One of the five cities still included in a controversial municipal de-annexation bill may get a reprieve courtesy of the Senate’s most powerful member, reports the Commercial Appeal.
Senate Speaker Ron Ramsey has filed an amendment that would remove Kingsport from the bill, which allows residents of areas annexed into five Tennessee towns and cities since 1998 to petition and then vote to de-annex their areas from their cities. Kingsport is in Ramsey’s Northeast Tennessee district. Another city nearby but not in his district — Johnson City — was amended out just before the bill passed the House of Representatives last Monday.
If the Senate approves the Kingsport amendment, citizens could initiate de-annexation petitions and referendums only in Memphis, Knoxville, Chattanooga and tiny Cornersville (pop. 1,191) in Marshall County south of Nashville. The legislation is opposed by officials of Memphis, Knoxville and Chattanooga — three of the state’s four largest cities — but none more so than Memphis Mayor Jim Strickland, who has warned that the city could lose up to 111,000 residents if all 10 areas of Memphis eligible to de-annex nder the bill’s provisions follow through with leaving the city.
Ramsey, R-Blountville, questioned the bill’s fairness on March 10 and specifically cited Kingsport’s annexation of the large Colonial Heights community into the city. He said that before Colonial Heights was annexed, it had “raw sewers running into the streets” and that Kingsport made improvements and delivered other municipal services there as promised.
He also told reporters at that time that the bill offers “false hope” to residents who want to de-annex because the bill requires that the property tax bills of de-annexed property continue to include a pro-rata share of the city’s general obligation debt. State Comptroller Justin Wilson encouraged sponsors of the bill to include that provision to protect the cities’ credit and bond ratings.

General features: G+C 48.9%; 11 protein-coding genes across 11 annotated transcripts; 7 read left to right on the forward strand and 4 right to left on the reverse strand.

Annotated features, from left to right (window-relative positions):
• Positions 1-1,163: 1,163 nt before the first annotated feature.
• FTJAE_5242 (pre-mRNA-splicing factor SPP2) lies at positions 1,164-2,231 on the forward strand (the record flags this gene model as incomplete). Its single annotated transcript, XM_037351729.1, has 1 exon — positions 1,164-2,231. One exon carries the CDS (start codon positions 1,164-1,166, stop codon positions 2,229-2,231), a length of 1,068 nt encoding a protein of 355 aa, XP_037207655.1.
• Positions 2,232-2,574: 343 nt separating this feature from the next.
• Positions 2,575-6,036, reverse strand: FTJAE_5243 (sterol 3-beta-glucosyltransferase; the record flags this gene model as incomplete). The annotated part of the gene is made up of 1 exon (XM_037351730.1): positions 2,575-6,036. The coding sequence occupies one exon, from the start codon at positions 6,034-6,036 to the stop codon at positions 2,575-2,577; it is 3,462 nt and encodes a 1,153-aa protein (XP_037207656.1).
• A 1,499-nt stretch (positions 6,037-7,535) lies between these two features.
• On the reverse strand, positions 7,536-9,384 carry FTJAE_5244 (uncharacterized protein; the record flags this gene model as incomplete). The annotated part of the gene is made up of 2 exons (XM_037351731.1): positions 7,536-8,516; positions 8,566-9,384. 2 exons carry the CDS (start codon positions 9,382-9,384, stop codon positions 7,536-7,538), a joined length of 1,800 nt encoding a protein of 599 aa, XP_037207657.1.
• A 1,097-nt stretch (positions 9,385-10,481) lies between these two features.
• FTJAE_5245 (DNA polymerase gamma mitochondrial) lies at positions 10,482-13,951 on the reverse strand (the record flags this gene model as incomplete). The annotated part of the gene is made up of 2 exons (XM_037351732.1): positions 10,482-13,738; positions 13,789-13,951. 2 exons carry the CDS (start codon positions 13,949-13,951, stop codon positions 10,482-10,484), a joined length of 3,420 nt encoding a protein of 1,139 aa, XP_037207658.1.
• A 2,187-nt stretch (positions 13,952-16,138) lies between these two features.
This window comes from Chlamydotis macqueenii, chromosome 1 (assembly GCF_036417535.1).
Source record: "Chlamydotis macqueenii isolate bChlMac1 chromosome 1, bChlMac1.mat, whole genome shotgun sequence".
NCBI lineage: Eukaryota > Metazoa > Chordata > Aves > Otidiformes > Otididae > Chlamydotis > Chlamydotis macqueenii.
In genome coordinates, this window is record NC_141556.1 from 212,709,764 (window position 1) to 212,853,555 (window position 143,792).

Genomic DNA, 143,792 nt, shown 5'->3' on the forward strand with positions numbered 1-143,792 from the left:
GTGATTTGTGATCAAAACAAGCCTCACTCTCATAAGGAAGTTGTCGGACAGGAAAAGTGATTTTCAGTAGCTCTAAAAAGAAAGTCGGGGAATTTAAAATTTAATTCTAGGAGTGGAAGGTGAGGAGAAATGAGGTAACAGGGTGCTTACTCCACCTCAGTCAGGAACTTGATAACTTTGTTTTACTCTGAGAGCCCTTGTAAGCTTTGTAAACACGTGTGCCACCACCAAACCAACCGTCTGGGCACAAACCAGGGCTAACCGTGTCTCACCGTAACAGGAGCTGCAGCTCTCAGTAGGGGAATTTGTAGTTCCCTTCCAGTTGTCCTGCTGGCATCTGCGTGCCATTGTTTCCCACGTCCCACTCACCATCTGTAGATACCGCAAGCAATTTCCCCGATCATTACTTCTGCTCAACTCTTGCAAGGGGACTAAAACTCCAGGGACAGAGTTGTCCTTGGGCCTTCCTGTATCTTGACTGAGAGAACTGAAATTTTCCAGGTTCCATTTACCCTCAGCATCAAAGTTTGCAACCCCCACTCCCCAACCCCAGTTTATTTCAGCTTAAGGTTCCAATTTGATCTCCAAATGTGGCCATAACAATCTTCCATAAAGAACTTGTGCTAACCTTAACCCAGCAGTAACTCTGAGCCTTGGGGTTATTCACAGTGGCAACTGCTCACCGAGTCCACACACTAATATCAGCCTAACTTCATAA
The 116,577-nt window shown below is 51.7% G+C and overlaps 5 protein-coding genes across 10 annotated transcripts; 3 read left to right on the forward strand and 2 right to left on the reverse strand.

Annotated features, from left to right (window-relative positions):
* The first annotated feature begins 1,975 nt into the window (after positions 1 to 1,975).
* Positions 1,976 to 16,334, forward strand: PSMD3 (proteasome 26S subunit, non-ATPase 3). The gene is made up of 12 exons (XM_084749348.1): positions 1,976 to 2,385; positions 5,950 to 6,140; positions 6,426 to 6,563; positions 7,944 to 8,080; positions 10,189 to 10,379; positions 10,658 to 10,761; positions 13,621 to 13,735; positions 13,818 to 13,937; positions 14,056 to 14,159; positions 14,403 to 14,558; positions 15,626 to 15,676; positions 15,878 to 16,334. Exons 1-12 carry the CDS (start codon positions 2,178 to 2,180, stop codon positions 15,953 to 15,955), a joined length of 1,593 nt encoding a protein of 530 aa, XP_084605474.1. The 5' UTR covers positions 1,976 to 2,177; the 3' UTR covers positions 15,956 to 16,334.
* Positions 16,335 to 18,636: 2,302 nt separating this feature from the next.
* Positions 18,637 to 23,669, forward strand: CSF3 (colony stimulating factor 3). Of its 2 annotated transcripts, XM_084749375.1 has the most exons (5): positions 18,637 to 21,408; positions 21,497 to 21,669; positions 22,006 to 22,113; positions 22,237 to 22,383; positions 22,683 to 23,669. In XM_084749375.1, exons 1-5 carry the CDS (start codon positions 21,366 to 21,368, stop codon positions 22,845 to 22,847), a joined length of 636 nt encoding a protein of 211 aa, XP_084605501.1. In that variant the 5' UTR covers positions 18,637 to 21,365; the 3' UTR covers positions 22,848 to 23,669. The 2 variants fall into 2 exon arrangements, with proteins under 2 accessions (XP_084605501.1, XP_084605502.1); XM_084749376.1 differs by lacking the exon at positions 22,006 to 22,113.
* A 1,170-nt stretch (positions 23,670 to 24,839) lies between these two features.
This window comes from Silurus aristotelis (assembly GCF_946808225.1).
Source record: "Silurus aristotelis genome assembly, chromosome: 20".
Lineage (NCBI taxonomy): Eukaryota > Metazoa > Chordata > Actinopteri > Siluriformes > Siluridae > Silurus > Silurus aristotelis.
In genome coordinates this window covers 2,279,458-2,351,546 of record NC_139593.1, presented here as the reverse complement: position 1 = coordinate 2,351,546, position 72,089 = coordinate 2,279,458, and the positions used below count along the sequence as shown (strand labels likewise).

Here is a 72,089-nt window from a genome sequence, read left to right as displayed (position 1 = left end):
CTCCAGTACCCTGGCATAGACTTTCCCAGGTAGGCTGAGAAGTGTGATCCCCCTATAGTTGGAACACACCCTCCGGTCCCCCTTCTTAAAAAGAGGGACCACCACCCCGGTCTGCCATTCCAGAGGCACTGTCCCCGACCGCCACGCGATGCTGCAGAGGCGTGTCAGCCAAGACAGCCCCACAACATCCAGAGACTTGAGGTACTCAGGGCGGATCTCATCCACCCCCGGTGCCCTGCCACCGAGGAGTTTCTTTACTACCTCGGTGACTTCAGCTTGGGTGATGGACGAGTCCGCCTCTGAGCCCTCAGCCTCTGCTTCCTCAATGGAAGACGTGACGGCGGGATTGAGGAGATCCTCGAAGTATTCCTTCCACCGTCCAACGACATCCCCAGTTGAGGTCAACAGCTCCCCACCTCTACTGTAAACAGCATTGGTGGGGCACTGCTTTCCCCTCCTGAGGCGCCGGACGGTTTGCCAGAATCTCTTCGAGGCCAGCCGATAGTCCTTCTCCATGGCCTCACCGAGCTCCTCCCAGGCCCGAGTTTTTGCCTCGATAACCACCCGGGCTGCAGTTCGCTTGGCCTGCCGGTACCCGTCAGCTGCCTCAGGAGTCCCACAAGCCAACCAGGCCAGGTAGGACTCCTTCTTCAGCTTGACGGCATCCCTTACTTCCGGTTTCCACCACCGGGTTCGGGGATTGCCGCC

Ramsey’s amendment removes Kingsport because, unlike the four cities left in the bill, it has a municipal school district.
“The prospect of de-annexation presents a unique set of challenges for cities with municipal school districts,” Ramsey’s spokesman, Adam Kleinheider, said Saturday. “Municipal school districts funded by municipal property tax dollars make strategic zoning decisions and significant brick and mortar investments that cannot easily be undone.
“De-annexation in cities with municipal school districts causes a rapid shift of students from the city school district to the county school district, resulting in overwhelming and ultimately insurmountable fiscal and logistical challenges. In the best interest of the these school systems and the children educated in them, Lt. Governor Ramsey believes the best course of action is to exempt such cities from the bill.“